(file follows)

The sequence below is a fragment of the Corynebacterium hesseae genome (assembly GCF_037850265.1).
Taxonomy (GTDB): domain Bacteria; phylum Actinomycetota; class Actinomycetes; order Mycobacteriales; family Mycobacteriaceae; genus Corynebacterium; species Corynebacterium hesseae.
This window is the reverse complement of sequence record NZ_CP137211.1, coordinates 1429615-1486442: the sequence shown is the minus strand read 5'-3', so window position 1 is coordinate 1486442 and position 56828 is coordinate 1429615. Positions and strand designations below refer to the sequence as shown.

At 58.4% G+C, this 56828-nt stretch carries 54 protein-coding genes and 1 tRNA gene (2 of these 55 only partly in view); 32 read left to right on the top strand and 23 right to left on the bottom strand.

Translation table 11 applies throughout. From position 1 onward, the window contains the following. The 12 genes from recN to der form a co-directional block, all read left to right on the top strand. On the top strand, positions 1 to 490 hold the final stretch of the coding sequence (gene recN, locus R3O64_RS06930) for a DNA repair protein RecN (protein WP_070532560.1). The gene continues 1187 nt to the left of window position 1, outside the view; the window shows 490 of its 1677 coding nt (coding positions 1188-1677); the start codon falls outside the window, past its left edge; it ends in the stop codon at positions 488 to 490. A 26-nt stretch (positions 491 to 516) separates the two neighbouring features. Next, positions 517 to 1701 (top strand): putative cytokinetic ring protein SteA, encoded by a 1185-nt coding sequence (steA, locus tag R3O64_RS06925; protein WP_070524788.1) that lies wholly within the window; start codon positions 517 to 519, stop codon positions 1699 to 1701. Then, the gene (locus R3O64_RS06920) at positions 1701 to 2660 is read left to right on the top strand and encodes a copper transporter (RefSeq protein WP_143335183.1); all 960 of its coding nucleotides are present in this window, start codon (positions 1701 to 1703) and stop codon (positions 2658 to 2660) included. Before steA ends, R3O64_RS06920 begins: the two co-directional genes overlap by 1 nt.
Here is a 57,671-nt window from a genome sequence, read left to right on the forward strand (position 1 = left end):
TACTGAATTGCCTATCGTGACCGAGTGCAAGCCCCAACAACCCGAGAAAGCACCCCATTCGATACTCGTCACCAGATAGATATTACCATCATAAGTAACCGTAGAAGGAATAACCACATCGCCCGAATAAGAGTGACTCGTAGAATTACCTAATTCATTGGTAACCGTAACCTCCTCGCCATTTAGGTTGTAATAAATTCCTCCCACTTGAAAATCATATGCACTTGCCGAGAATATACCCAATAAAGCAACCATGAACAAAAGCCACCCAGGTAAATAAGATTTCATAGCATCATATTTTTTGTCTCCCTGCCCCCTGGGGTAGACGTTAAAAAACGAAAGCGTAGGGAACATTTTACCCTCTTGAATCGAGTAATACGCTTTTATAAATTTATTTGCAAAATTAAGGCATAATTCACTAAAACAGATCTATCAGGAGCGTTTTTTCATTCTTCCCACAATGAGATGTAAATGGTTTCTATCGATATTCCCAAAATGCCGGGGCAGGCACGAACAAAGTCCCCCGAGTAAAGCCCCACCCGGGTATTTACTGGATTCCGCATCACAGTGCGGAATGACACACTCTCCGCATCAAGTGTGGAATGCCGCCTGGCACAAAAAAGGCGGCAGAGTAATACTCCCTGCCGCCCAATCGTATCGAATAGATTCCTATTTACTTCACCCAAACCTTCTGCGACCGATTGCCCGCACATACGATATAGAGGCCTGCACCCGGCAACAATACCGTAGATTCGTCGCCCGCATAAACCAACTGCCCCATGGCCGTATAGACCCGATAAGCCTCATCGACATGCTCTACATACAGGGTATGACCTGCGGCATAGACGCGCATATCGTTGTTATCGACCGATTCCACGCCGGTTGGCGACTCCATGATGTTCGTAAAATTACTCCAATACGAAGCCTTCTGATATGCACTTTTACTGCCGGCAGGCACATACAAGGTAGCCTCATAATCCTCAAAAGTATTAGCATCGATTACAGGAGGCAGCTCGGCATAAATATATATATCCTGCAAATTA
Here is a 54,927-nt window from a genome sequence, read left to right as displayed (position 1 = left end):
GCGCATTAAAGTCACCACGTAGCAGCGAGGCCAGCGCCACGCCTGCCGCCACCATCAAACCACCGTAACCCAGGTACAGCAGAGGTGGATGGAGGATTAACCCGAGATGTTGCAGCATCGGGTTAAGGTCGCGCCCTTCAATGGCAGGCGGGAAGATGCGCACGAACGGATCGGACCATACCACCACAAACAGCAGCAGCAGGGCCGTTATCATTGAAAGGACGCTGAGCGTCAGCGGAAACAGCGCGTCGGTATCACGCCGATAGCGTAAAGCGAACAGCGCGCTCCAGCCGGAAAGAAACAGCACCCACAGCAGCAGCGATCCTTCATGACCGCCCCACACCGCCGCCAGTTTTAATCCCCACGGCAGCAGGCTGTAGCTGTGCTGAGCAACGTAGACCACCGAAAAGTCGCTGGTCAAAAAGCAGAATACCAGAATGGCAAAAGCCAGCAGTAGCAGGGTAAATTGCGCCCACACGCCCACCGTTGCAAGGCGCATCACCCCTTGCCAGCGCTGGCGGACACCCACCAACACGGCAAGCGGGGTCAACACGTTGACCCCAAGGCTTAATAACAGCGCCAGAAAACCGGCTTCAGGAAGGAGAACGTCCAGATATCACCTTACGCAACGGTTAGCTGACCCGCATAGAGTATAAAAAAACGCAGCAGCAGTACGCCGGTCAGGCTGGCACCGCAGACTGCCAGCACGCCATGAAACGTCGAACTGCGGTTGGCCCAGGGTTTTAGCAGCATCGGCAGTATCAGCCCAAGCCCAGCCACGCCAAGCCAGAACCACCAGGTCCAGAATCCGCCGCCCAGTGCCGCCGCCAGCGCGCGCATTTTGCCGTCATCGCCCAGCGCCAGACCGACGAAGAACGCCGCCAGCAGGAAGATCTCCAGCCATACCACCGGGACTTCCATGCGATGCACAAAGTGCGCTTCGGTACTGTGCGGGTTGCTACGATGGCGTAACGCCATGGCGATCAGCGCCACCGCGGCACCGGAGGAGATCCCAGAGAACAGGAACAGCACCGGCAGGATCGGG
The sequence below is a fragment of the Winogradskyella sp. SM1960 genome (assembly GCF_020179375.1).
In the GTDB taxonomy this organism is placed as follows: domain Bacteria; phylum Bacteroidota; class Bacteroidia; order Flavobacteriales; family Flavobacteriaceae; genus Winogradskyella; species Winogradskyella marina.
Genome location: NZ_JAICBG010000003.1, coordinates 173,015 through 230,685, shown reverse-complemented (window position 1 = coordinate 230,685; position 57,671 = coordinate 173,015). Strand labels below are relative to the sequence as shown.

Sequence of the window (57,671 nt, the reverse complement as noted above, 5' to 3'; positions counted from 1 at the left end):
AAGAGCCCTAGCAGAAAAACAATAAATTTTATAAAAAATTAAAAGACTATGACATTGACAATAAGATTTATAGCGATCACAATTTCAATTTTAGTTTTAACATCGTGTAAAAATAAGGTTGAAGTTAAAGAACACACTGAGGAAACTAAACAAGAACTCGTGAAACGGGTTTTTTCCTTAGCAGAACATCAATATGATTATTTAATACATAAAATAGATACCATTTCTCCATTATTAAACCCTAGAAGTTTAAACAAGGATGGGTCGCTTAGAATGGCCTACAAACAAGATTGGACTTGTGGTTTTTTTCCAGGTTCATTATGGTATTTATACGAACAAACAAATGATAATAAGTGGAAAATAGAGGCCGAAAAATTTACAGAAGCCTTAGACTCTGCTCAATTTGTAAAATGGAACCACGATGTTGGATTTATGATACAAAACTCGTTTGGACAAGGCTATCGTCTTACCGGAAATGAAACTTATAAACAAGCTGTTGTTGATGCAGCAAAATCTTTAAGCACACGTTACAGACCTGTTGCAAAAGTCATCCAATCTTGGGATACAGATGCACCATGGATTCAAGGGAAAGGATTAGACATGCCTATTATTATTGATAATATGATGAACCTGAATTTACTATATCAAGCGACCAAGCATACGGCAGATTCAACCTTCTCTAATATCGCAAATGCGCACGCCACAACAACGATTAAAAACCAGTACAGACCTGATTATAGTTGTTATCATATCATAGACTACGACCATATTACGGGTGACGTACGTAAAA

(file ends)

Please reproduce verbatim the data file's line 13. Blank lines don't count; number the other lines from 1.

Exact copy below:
Sequence of the window (57,671 nt, the reverse complement as noted above, 5' to 3'; positions counted from 1 at the left end):